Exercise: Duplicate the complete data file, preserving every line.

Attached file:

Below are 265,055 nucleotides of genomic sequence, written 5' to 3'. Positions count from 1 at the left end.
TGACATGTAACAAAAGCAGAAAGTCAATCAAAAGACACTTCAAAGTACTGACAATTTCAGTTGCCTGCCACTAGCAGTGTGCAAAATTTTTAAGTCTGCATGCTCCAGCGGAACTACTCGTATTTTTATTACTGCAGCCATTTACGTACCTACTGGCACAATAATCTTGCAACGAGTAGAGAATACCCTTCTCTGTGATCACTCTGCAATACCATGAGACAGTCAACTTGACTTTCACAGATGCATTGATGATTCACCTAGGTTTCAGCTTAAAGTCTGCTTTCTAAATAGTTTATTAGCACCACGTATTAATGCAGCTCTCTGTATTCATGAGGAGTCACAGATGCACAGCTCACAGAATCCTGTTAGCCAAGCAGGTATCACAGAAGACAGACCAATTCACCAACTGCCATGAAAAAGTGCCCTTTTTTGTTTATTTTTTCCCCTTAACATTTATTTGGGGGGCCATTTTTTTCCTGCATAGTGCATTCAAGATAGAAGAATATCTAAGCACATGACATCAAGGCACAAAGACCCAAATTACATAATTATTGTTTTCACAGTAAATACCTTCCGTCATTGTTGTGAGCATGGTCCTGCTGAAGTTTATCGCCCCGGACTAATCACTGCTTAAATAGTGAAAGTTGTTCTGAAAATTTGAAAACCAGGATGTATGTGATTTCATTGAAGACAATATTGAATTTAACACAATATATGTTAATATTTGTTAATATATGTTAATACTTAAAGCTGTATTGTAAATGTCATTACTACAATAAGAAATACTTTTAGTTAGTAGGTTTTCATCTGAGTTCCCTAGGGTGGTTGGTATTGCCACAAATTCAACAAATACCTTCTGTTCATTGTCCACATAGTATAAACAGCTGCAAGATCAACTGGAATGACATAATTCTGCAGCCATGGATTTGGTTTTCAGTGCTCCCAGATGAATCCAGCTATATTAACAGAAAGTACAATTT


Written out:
Below are 265,055 nucleotides of genomic sequence, written 5' to 3'. Positions count from 1 at the left end.
TGACATGTAACAAAAGCAGAAAGTCAATCAAAAGACACTTCAAAGTACTGACAATTTCAGTTGCCTGCCACTAGCAGTGTGCAAAATTTTTAAGTCTGCATGCTCCAGCGGAACTACTCGTATTTTTATTACTGCAGCCATTTACGTACCTACTGGCACAATAATCTTGCAACGAGTAGAGAATACCCTTCTCTGTGATCACTCTGCAATACCATGAGACAGTCAACTTGACTTTCACAGATGCATTGATGATTCACCTAGGTTTCAGCTTAAAGTCTGCTTTCTAAATAGTTTATTAGCACCACGTATTAATGCAGCTCTCTGTATTCATGAGGAGTCACAGATGCACAGCTCACAGAATCCTGTTAGCCAAGCAGGTATCACAGAAGACAGACCAATTCACCAACTGCCATGAAAAAGTGCCCTTTTTTGTTTATTTTTTCCCCTTAACATTTATTTGGGGGGCCATTTTTTTCCTGCATAGTGCATTCAAGATAGAAGAATATCTAAGCACATGACATCAAGGCACAAAGACCCAAATTACATAATTATTGTTTTCACAGTAAATACCTTCCGTCATTGTTGTGAGCATGGTCCTGCTGAAGTTTATCGCCCCGGACTAATCACTGCTTAAATAGTGAAAGTTGTTCTGAAAATTTGAAAACCAGGATGTATGTGATTTCATTGAAGACAATATTGAATTTAACACAATATATGTTAATATTTGTTAATATATGTTAATACTTAAAGCTGTATTGTAAATGTCATTACTACAATAAGAAATACTTTTAGTTAGTAGGTTTTCATCTGAGTTCCCTAGGGTGGTTGGTATTGCCACAAATTCAACAAATACCTTCTGTTCATTGTCCACATAGTATAAACAGCTGCAAGATCAACTGGAATGACATAATTCTGCAGCCATGGATTTGGTTTTCAGTGCTCCCAGATGAATCCAGCTATATTAACAGAAAGTACAATTT